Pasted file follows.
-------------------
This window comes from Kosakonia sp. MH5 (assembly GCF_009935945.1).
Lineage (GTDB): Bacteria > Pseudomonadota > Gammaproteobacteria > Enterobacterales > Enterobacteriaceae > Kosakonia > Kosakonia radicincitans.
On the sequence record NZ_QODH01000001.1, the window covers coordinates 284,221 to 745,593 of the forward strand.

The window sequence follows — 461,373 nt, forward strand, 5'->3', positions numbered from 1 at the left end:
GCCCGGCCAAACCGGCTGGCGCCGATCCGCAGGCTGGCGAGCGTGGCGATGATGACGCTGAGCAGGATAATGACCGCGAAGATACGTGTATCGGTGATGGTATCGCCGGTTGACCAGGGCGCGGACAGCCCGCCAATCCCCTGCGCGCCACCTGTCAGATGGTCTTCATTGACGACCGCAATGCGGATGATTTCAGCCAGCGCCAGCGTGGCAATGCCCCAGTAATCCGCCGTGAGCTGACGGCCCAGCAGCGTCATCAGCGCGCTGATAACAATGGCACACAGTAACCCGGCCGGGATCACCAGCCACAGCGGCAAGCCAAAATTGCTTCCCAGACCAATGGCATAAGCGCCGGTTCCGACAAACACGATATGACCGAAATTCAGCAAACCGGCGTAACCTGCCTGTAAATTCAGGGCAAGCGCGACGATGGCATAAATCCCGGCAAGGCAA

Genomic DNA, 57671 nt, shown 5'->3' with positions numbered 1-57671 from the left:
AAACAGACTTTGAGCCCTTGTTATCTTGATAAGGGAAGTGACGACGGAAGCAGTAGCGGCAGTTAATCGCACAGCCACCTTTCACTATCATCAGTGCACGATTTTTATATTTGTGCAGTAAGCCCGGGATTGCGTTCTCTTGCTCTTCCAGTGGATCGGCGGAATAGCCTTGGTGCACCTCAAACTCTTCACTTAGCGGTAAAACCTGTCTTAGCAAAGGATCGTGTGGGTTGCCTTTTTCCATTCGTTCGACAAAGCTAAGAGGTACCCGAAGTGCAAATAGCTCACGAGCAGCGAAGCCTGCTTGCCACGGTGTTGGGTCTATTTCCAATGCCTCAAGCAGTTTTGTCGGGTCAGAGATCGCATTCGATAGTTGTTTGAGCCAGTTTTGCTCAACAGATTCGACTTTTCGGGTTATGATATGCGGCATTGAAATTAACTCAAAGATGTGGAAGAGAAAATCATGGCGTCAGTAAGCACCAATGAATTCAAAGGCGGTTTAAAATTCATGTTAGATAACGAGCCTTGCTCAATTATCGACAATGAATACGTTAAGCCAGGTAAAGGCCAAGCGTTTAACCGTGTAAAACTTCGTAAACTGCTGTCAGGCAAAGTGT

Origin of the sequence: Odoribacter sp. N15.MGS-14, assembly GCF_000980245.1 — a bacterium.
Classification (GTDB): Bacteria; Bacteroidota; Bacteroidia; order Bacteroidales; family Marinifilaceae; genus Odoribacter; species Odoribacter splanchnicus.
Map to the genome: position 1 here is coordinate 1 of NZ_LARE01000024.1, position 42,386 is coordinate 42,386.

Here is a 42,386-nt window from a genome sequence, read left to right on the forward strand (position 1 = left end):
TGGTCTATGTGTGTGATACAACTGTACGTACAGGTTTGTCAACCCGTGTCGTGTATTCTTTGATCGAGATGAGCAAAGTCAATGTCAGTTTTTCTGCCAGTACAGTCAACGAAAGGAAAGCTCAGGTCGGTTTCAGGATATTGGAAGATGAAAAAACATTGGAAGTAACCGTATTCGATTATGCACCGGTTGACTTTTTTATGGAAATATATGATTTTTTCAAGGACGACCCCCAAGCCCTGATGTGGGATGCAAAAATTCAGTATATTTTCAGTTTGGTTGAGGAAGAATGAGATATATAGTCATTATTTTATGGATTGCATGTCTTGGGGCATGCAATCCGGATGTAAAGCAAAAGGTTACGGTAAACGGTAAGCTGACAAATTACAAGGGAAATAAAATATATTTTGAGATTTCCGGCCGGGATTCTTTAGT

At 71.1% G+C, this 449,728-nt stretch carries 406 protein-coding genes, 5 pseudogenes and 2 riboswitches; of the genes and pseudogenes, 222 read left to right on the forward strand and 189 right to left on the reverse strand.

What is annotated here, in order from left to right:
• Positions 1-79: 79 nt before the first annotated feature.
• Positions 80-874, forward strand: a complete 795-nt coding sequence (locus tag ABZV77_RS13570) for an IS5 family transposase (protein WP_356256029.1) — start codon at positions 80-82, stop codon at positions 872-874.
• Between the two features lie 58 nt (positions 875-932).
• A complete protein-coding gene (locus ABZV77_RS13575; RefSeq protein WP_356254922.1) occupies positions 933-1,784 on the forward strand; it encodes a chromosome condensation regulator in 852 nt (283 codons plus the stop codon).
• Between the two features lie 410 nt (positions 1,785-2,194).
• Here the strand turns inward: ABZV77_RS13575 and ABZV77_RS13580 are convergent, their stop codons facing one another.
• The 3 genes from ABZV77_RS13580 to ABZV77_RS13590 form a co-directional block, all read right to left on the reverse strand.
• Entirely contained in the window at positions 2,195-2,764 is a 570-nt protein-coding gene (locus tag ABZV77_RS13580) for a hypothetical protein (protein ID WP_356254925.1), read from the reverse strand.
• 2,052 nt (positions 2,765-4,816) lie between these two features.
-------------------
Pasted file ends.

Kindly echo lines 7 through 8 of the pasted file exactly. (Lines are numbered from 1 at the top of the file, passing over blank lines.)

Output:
AAACAGACTTTGAGCCCTTGTTATCTTGATAAGGGAAGTGACGACGGAAGCAGTAGCGGCAGTTAATCGCACAGCCACCTTTCACTATCATCAGTGCACGATTTTTATATTTGTGCAGTAAGCCCGGGATTGCGTTCTCTTGCTCTTCCAGTGGATCGGCGGAATAGCCTTGGTGCACCTCAAACTCTTCACTTAGCGGTAAAACCTGTCTTAGCAAAGGATCGTGTGGGTTGCCTTTTTCCATTCGTTCGACAAAGCTAAGAGGTACCCGAAGTGCAAATAGCTCACGAGCAGCGAAGCCTGCTTGCCACGGTGTTGGGTCTATTTCCAATGCCTCAAGCAGTTTTGTCGGGTCAGAGATCGCATTCGATAGTTGTTTGAGCCAGTTTTGCTCAACAGATTCGACTTTTCGGGTTATGATATGCGGCATTGAAATTAACTCAAAGATGTGGAAGAGAAAATCATGGCGTCAGTAAGCACCAATGAATTCAAAGGCGGTTTAAAATTCATGTTAGATAACGAGCCTTGCTCAATTATCGACAATGAATACGTTAAGCCAGGTAAAGGCCAAGCGTTTAACCGTGTAAAACTTCGTAAACTGCTGTCAGGCAAAGTGT

Origin of the sequence: Odoribacter sp. N15.MGS-14, assembly GCF_000980245.1 — a bacterium.